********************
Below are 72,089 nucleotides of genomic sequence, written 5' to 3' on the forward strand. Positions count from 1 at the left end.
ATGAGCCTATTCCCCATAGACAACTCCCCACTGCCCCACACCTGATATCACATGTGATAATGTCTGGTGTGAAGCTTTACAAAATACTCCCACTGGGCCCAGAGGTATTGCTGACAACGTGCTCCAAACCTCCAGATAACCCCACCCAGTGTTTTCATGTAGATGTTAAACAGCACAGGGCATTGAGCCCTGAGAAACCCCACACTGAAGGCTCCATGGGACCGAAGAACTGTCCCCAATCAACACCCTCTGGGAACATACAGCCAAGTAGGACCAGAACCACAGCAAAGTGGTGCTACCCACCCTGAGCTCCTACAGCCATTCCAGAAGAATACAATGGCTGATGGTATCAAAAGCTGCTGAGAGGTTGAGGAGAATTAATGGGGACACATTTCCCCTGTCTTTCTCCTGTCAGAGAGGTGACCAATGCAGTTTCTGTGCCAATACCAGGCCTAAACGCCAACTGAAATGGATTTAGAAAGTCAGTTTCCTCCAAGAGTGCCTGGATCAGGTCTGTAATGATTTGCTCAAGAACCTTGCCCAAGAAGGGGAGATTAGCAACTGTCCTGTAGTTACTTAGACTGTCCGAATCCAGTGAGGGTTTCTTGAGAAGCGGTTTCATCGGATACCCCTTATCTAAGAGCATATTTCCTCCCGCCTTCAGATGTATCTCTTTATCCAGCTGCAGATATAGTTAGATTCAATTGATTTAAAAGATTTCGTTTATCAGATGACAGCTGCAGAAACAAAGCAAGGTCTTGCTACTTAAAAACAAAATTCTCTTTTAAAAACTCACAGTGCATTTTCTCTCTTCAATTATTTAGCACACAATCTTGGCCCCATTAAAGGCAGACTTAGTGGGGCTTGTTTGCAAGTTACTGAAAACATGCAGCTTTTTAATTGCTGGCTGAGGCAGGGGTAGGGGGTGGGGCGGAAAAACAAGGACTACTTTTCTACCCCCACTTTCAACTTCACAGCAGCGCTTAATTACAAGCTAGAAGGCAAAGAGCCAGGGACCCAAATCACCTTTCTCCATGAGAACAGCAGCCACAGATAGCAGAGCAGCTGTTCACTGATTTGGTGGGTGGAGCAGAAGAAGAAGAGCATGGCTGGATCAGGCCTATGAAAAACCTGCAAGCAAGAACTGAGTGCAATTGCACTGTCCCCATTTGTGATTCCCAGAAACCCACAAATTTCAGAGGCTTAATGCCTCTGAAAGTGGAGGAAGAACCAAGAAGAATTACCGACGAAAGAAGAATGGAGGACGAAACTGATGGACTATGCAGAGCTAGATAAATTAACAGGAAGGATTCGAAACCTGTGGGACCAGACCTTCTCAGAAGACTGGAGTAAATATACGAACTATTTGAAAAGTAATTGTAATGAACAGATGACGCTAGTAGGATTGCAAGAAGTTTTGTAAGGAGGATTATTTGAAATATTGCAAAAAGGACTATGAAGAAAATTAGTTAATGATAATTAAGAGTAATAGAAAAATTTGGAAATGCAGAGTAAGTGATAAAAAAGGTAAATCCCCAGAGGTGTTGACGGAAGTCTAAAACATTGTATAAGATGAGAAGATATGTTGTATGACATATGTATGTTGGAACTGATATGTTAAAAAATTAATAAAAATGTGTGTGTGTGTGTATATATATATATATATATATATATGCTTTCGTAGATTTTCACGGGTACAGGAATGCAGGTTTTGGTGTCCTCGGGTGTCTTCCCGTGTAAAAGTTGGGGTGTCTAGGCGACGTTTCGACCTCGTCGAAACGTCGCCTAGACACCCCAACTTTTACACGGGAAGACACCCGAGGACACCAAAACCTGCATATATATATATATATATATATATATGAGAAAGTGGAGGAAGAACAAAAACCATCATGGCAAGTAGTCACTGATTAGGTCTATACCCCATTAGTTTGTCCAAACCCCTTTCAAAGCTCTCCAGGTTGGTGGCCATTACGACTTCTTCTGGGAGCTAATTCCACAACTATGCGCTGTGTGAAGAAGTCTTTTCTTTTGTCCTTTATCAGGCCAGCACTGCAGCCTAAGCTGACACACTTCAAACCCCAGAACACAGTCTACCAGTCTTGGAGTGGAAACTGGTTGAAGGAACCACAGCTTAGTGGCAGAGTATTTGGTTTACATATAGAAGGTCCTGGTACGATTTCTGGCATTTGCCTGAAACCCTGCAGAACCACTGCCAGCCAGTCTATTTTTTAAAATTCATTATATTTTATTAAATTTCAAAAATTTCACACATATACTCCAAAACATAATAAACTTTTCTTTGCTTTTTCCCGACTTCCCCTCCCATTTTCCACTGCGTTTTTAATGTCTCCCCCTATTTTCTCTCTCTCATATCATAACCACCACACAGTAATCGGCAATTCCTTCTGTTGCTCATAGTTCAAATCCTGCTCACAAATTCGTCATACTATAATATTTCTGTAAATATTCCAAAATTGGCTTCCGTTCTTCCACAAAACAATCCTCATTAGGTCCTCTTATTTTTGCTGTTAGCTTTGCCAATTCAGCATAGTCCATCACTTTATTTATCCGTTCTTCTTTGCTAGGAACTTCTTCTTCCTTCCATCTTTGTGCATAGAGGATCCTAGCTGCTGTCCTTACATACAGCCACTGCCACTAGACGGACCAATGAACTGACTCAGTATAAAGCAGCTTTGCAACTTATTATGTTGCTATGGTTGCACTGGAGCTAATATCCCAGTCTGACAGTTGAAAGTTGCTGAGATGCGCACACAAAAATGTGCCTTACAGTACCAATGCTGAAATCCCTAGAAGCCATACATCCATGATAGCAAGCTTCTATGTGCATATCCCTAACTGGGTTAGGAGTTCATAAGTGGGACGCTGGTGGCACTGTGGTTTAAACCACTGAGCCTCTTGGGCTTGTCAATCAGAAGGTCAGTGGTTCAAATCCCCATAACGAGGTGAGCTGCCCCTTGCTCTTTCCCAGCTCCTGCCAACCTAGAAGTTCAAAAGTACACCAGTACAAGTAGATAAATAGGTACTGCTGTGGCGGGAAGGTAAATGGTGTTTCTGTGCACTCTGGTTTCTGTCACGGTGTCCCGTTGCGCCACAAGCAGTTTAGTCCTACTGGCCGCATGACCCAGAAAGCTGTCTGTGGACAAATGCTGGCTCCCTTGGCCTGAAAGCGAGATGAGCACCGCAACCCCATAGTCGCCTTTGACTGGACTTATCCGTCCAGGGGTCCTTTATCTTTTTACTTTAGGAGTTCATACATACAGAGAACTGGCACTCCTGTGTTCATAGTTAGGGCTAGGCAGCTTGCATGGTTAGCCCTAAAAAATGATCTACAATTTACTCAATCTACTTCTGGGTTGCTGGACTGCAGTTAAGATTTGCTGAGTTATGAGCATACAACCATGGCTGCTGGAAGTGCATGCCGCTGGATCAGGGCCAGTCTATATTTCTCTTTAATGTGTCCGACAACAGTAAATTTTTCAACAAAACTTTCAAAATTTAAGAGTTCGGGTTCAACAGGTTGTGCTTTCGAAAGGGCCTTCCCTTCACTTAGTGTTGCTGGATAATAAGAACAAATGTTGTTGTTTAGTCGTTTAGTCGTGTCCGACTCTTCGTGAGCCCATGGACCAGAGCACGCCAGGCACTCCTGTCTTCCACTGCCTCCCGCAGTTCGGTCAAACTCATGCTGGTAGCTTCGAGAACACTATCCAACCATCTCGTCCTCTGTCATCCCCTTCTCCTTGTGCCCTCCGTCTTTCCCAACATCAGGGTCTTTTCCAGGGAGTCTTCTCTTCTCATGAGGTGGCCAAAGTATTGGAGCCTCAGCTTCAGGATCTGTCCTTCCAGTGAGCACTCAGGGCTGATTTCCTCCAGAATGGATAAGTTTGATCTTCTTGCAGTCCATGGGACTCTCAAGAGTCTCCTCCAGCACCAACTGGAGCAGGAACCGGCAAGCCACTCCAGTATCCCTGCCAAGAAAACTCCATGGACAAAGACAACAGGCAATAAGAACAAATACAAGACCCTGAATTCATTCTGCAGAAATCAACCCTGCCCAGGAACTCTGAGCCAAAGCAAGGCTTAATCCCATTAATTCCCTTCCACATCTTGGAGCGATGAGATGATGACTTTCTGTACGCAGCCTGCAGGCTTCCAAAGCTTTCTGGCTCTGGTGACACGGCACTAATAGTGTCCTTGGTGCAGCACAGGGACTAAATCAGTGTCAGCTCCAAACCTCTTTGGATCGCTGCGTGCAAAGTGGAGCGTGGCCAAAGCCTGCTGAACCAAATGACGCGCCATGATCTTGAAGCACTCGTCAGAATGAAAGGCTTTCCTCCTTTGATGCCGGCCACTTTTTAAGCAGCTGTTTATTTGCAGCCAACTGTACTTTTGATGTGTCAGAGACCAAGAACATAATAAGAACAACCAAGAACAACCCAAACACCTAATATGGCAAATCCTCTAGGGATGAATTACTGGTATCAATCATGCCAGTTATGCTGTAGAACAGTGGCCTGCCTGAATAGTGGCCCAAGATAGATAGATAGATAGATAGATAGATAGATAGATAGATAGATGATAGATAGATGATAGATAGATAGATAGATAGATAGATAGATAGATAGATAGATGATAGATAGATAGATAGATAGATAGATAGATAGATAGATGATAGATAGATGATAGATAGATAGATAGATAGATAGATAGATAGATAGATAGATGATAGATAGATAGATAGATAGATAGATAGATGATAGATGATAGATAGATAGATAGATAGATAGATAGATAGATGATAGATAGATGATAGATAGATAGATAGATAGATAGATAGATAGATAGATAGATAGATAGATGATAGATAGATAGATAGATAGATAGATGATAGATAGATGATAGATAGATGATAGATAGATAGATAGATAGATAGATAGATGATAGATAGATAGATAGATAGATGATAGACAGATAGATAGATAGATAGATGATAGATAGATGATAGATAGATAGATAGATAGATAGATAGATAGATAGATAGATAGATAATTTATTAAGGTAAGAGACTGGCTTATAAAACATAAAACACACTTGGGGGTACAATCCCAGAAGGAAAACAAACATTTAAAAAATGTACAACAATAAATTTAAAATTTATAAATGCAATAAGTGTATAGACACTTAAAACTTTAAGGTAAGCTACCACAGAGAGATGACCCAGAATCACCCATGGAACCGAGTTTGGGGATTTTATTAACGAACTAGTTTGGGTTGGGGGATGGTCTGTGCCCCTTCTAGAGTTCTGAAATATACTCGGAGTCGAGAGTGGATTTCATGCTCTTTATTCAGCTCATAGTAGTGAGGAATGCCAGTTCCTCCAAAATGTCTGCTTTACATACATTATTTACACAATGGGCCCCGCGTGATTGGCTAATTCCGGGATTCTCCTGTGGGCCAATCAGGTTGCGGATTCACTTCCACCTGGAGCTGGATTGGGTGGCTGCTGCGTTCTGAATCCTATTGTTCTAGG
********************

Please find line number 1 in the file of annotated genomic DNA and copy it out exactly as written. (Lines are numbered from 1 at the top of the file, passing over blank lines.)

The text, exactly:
Below are 72,089 nucleotides of genomic sequence, written 5' to 3' on the forward strand. Positions count from 1 at the left end.